Since the eruption of the current wave of horrific violence in Israel and the West Bank, we have issued a number of formal statements responding to the escalation. I've wanted to send you a personal message as well . . . but I've waited.
In times like this – when there are numerous attacks against civilians every day, when two thirteen-year-old boys are lying in the street bleeding, when Israelis and Palestinians are afraid to walk out of their homes, terrified that they will be the next victim of random violence – it is hard to write from the heart and not from the guts.
It’s hard because the pain and frustration and rage are so great, particularly for those of us at APN and for our colleagues in Israel’s Peace Now movement. We follow closely what happens on the Temple Mount, in East Jerusalem and the West Bank. We have warned of the consequences of the Netanyahu government’s policies. We have repeated ad-nauseum that the status quo is unsustainable. It is like watching a head-on collision in slow motion.
It’s particularly painful because we know that when people see blood they often stop thinking clearly and stop acting responsibly. We refuse to do that. We at APN refuse to lose our common sense, our principled good judgement, and – yes – our moral compass. Stabbing civilians on the streets of Israeli cities is barbaric and deplorable. Nor can we stay silent in the face of violent retributions by provocative settlers or in the face of random attacks by Israeli Jews against Palestinians and Arab citizens of Israel.
It’s painful because while the avalanche of violence makes diplomacy seem irrelevant or even impossible, we know that this spiraling violence is actually a direct result of diplomatic stalemate, of the absence of a political horizon, of a surge in religious tension revolving around Jerusalem’s Holy Basin, and of course, of the continued occupation.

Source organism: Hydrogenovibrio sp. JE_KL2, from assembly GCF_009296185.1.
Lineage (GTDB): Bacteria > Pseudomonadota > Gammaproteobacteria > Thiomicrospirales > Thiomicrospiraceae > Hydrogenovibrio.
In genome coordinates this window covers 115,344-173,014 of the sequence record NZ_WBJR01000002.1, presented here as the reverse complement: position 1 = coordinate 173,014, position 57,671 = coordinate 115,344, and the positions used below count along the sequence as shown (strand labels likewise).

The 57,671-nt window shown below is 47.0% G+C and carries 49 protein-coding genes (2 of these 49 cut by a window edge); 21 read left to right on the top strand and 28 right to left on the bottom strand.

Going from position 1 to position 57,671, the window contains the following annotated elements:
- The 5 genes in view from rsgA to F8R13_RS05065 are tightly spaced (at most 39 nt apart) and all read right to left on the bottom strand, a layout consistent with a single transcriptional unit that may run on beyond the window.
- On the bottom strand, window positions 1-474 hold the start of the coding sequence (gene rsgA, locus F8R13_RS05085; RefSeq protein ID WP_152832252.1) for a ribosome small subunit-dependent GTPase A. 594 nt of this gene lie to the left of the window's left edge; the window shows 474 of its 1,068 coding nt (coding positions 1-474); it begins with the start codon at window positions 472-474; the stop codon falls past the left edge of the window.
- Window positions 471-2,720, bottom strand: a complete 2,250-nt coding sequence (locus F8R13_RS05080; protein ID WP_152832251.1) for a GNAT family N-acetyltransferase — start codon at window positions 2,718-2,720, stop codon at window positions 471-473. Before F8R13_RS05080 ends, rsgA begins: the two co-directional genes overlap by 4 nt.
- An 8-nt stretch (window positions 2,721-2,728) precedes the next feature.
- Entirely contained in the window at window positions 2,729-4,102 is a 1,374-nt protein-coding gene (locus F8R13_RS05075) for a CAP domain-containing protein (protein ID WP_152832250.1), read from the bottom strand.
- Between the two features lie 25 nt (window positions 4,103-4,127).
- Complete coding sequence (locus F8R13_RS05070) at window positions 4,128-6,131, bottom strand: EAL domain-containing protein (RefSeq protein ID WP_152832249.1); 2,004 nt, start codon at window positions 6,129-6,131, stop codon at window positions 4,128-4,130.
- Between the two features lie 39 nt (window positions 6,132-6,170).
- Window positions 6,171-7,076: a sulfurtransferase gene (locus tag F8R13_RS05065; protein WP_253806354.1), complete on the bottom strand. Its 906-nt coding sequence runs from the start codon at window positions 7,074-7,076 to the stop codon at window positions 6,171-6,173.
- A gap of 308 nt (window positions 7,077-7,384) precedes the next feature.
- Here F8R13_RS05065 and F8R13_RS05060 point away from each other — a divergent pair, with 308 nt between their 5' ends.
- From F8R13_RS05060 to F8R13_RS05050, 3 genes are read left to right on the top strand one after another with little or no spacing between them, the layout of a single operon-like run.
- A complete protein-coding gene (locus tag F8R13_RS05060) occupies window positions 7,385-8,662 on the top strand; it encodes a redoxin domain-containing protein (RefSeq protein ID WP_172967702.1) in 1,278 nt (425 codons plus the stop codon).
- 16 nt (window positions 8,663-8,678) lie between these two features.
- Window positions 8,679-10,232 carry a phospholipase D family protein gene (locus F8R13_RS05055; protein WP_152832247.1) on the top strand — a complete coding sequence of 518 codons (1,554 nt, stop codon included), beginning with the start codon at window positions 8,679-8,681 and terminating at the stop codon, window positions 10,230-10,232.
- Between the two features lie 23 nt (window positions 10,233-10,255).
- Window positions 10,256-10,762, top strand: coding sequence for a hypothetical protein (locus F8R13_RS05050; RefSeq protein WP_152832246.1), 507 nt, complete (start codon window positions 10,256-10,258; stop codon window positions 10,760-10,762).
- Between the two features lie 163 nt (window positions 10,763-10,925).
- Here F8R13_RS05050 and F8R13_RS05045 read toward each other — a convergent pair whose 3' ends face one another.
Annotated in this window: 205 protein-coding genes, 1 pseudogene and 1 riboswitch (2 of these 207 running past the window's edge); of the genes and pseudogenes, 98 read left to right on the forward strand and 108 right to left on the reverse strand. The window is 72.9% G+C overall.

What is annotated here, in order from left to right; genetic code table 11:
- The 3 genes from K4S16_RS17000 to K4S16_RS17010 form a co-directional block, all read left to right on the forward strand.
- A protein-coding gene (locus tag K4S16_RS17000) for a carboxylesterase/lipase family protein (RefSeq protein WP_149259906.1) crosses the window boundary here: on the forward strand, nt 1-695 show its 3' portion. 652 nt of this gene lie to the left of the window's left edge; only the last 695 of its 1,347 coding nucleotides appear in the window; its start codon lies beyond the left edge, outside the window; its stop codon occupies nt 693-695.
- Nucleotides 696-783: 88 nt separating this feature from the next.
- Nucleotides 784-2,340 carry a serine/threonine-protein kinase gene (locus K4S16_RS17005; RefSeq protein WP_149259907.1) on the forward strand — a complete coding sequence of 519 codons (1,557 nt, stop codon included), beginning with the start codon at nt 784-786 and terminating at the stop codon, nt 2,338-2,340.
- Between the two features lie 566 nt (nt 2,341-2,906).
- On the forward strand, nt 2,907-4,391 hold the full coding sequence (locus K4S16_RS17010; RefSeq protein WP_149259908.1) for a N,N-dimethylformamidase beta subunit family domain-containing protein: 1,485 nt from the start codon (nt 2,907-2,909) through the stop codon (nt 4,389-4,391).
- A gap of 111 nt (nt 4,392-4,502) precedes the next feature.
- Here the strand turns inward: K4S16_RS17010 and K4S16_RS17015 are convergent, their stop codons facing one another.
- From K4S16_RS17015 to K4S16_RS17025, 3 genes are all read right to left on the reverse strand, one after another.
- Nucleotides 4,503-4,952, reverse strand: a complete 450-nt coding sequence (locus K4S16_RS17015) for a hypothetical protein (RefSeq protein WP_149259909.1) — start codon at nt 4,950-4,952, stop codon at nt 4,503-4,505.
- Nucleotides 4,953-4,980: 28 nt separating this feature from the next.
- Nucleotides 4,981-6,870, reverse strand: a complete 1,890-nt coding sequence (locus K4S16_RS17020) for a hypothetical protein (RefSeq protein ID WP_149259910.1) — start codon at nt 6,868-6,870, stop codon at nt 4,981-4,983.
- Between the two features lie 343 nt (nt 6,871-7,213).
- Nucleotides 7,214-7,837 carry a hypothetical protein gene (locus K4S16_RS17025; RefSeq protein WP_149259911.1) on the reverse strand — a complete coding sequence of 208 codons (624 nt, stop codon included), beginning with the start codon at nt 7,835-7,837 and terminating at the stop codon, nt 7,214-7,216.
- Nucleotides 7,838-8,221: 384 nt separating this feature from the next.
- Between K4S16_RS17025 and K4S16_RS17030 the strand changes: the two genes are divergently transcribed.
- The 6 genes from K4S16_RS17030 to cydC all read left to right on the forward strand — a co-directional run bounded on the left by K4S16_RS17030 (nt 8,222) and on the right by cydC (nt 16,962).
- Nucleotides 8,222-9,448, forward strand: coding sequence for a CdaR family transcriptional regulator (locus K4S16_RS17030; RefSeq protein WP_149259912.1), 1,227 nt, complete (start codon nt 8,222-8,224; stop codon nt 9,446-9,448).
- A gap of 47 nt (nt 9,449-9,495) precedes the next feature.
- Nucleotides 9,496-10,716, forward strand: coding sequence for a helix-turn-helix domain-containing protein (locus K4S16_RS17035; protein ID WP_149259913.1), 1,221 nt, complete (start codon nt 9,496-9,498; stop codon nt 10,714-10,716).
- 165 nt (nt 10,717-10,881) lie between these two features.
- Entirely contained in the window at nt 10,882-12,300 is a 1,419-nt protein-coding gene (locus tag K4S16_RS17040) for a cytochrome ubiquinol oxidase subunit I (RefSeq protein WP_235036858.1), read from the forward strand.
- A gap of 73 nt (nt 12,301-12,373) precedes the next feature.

This agony, to a large extent, was spawned by the actions and statements of zealots on both sides. And, it serves their objectives. It feeds into their fallacious zero-sum narrative. If we, in the face of the agony, will give up on efforts to reach a win-win political settlement to the conflict, we reward the zealots.
Giving in to the agony and giving up on our goals, on our mission statement, would be a victory for the zealots on both sides, and a huge loss for both Palestinians and Israelis. This is not a time to despair, but rather a time to work harder for Israeli-Palestinian peace. Terrorism, let’s not forget, is not the source of the problem. It is the symptom. The answer to terrorism is not more of the occupation, subjugation and oppression that spawn violence. The answer is addressing the cause of the violence. You and I both know what that is.
I would like to take this opportunity to thank you for all that you do to help us protect the hope for peace from being drowned in blood, fear and misery. Thank you for your continued support.